Extreme skiing (as in the steep variety) gestated above the Chamonix valley. Some say the idea was born here. I’d go along with that, at least in a modern sense.
I’ve always been a fan of the Cham’ extreme skiing pioneers, Saudan, Holzer, Vallencant, Baud, Boivin, Gouvy and a number of others. But such fandom can feel a bit foolish since the sport is tragic as well as inspirational. It being incredibly dangerous since once you reach the top level you’re essentially skiing down routes that you’d otherwise consider breaking a rope out on if you were climbing, and where any sort of fall is certain death. Something about that morbid aspect creates a sort of metaphysical tension in fans as well a practitioners, a fascination that’s both acknowledging of human striving for excellence — but also that little tiny question that gnaws at your brain: why?
Perhaps it is sophomoric to say the Chamonix style of ski extreme is not a sport for everyone. But I’d offer a word and say if you choose it, know what you’re getting into and the commitment you’re making to what will perhaps be an inspirational life, but possibly a tragically short one.
Yes, another blog post, or perhaps a dozen for that philosophical minefield. For now, let’s just say that the “why?” is partially answered by looking upon the arenas where these works are accomplished, and feeling the nearly magnetic attraction of those steeps.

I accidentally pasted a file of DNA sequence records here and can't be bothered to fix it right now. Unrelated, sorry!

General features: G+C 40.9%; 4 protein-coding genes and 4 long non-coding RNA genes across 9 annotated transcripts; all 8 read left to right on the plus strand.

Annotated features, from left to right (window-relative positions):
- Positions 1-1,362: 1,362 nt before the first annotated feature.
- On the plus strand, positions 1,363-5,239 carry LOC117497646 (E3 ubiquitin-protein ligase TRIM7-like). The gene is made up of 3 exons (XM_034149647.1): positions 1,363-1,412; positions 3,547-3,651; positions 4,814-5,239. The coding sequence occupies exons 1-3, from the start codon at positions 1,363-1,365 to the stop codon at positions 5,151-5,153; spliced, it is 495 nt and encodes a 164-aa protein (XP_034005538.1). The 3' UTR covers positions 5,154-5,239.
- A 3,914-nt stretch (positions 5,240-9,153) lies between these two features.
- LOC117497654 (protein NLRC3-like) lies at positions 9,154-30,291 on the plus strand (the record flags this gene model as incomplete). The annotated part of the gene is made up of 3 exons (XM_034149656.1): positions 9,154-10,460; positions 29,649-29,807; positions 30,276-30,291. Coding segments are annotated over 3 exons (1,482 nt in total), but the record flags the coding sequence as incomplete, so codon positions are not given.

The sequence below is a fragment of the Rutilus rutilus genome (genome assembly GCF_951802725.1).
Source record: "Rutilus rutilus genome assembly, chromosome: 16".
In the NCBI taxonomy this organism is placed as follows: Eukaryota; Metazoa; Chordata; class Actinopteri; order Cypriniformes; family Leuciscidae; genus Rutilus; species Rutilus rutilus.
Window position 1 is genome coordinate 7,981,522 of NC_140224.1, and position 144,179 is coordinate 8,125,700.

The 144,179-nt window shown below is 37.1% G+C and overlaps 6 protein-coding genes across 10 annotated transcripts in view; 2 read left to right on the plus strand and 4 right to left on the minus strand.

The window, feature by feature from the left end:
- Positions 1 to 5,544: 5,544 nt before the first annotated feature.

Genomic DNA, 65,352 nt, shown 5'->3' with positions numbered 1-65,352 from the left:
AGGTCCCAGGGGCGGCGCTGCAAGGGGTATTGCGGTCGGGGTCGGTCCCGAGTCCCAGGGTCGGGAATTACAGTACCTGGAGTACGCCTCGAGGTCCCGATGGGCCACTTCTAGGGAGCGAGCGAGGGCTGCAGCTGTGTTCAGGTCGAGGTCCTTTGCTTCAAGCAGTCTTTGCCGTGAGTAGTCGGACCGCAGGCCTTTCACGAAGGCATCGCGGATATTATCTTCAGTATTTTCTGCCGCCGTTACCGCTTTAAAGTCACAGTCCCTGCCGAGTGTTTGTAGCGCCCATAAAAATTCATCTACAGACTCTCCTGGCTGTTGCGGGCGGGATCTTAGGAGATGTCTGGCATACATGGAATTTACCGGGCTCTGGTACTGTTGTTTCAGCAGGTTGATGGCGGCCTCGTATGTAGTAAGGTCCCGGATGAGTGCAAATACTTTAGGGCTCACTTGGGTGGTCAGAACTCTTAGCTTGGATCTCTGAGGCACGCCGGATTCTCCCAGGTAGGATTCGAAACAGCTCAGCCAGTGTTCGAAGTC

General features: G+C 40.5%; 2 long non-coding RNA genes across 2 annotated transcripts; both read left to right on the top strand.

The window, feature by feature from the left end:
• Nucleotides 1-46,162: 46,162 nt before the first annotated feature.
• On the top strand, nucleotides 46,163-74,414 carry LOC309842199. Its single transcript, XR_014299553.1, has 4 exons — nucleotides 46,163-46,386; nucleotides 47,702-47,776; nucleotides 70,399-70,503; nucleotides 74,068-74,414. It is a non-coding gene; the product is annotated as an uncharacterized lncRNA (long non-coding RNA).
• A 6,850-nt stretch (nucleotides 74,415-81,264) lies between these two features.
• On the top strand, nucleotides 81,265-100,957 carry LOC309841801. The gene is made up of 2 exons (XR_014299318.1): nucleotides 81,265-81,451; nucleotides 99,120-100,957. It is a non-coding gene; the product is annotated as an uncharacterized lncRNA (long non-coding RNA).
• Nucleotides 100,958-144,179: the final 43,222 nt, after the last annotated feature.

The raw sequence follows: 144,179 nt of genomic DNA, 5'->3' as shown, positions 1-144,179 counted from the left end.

Thus, my visit to one of the coliseums of extreme glisse, the valley of Chamonix. The plan, do a tiny bit of sight seeing so I could gaze at a few famous routes. Torino ski alpinist Paolo Piumatti offered to take me on a few tours in the greater Cham’ area over the weekend, so here I am.
Such a crowded resort area is not my favorite sort of environment for mountain sports, but the history of the place supersedes my snobbish snivvlings.
Even so, Paolo and I did practice a bit of throng avoidance and instead of riding the cable to the famed Aiguille du Midi on Mt. Blanc, we drove a short distance from the Chamonix core to Argentière, where we instead took the cable cars of the Grands Montets (still crowded) then dropped to the Argentière Glacier where we took a short walk in one of the places where giants of extreme have left their mark. Above us, such legendary stones as the Aiguille Verte and Les Droites caused us to pause and think on the guys who skied down what are obviously incredibly steep and difficult routes.
Paolo knows his history, and spouts off who did the first of what. For example, the stupendous ice couloir on the face of the Aguille Verte is the Couturier Couloir, first skied in 1973 and now a “common” goal, though still dangerous and unless in perfect condition quite difficult. Uh huh. We break out a guidebook for a lesson, and can see dozens of amazing but incredibly scary lines that stun me in their boldness.
WildSnow.com publisher emeritus and founder Lou (Louis Dawson) has a 50+ years career in climbing, backcountry skiing and ski mountaineering. He was the first person in history to ski down all 54 Colorado 14,000-foot peaks, has authored numerous books about about backcountry skiing, and has skied from the summit of Denali in Alaska, North America’s highest mountain.